7 Sep 20210 Comments
In 2019, more than 60 million Americans enrolled in Medicare. Many who were already enrolled changed their coverage at some point in the year. This is especially true from October 15 to December 7, Medicare’s annual open enrollment period, when enrollees can freely switch plans for health and drug coverage.
You are probably already familiar with the ads on TV, the internet and radio that promise all sorts of wonderful benefits like dental care, transportation, and even home-delivered meals if you just switch your Medicare coverage. These perks are called supplemental benefits and they are unique to Medicare Advantage Plans, but celebrities who tout these plans on the airwaves are not hired to paint the full picture.
Before we dive into supplemental benefits, it is important to address the difference between Original Medicare and Medicare Advantage. Original Medicare, often referred to as “Part A” and “Part B,” provides coverage for your health needs with payments managed federally through the Center for Medicare & Medicaid Services (CMS). Medicare Advantage, sometimes referred to as “Part C,” provides coverage through a different pricing model and is handled by private health insurance companies.
Coverage through both Original Medicare and Medicare Advantage entails monthly premiums, annual deductibles, and co-pays. Drug coverage is acquired by enrolling in a stand-alone Part D prescription drug plan if you are on Original Medicare or through a Medicare Advantage plan that includes drug coverage.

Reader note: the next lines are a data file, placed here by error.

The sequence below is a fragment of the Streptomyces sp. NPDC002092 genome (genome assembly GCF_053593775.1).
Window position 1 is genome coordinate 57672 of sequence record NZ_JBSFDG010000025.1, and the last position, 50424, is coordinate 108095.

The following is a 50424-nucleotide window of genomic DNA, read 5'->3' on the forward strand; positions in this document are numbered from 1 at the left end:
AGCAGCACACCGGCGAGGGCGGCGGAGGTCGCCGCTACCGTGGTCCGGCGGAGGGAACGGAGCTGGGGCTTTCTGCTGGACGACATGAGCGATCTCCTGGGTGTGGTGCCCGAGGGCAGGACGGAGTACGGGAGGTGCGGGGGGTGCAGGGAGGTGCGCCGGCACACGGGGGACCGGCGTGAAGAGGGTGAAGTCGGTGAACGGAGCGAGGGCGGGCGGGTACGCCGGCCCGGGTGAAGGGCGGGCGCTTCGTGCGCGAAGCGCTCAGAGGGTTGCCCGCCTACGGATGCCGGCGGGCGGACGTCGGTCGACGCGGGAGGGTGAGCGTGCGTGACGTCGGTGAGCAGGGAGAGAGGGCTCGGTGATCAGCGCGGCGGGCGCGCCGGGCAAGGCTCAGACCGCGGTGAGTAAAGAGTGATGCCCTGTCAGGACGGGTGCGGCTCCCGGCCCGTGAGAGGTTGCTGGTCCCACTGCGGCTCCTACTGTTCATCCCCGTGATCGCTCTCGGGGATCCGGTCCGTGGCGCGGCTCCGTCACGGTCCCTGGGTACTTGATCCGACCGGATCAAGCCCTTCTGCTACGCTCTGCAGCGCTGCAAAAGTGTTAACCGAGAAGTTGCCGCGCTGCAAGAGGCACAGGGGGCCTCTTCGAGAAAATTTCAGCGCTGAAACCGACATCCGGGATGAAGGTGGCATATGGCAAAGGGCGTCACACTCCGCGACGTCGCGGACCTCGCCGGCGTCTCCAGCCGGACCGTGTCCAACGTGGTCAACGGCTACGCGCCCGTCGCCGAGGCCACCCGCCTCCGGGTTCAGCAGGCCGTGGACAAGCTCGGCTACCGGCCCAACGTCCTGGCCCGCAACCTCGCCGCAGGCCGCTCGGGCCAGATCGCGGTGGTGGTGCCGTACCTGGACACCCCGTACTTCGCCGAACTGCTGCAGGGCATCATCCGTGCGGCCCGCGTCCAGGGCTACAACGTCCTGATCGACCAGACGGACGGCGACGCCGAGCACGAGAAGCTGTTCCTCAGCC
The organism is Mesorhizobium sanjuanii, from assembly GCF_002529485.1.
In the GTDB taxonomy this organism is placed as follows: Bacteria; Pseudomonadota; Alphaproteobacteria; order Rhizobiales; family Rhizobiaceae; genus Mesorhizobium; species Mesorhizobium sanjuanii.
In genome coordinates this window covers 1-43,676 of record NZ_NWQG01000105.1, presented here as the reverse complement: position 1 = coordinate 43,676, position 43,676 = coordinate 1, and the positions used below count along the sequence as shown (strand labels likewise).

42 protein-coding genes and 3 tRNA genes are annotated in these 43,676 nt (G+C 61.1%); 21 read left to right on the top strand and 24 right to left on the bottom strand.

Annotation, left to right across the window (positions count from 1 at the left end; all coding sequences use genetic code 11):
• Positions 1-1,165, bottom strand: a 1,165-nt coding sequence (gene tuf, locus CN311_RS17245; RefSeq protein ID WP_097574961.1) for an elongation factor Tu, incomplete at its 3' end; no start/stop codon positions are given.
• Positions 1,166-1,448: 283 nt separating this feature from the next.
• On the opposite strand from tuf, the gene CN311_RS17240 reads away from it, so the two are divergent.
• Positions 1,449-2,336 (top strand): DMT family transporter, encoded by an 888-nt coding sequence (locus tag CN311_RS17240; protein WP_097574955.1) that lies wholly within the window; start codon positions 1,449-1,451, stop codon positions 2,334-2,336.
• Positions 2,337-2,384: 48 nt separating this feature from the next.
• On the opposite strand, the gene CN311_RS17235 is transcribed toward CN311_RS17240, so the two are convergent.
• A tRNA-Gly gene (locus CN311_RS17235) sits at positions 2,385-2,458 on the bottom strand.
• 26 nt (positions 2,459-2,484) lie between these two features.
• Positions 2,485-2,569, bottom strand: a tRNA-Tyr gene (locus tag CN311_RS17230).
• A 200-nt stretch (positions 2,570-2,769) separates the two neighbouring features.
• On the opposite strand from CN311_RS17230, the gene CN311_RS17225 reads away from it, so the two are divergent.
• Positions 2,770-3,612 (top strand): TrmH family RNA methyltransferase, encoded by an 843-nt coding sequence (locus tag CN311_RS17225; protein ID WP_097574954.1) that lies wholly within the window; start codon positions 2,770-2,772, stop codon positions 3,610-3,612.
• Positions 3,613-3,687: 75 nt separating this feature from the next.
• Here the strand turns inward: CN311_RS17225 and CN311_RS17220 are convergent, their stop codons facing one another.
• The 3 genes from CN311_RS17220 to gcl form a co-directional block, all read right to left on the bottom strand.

Understanding the nuances of Medicare coverage can be a daunting task but there are websites like Medicare.gov and MedicareInteractive.org where you can learn more. The Westchester Library System also operates a volunteer senior benefits individual counseling program to help county residents explore coverage options (SBIC@wlsmail.org, 914-231-3260).
So where do supplemental benefits come into all of this? Medicare Advantage plans must provide coverage for everything that is covered under Original Medicare, but Advantage plans are free to provide additional benefits for their enrollees. These benefits can be health-related (dental, vision, hearing) or non-health-related (transportation, meals, and more). Here’s what you need to know when you see or hear advertisements for plans with these supplemental benefits:
1) Coverage of supplemental benefits is limited. A Medicare Advantage plan promising dental benefits obviously won’t cover everything – the plan rarely describes the services, procedures, and amounts they are willing to cover.
2) You may not be eligible for supplemental benefits. Some plans limit supplemental benefits to people with chronic conditions, low income, or other specific criteria.
3) Supplemental benefits are sometimes attached to riders. In some cases, you will need to pay an additional fee to add supplemental coverage to your plan.
4) Supplemental benefits may be optional or mandatory for a given Medicare Advantage plan.
With those four points in mind, it’s easy to see how two people on the same Medicare Advantage plan might have different benefits. The key takeaway from all of this is that you should be careful about accepting these extra benefits at face value; always call the private insurance company to confirm details about supplemental benefits. If you have signed up for Medicare coverage that was not what you expected or not what you need, there are opportunities to change that coverage at specific points in the year.
For help comparing your Medicare coverage options, you can always reach Westchester Library System volunteers at SBIC@wlsmail.org or 914-231-3260.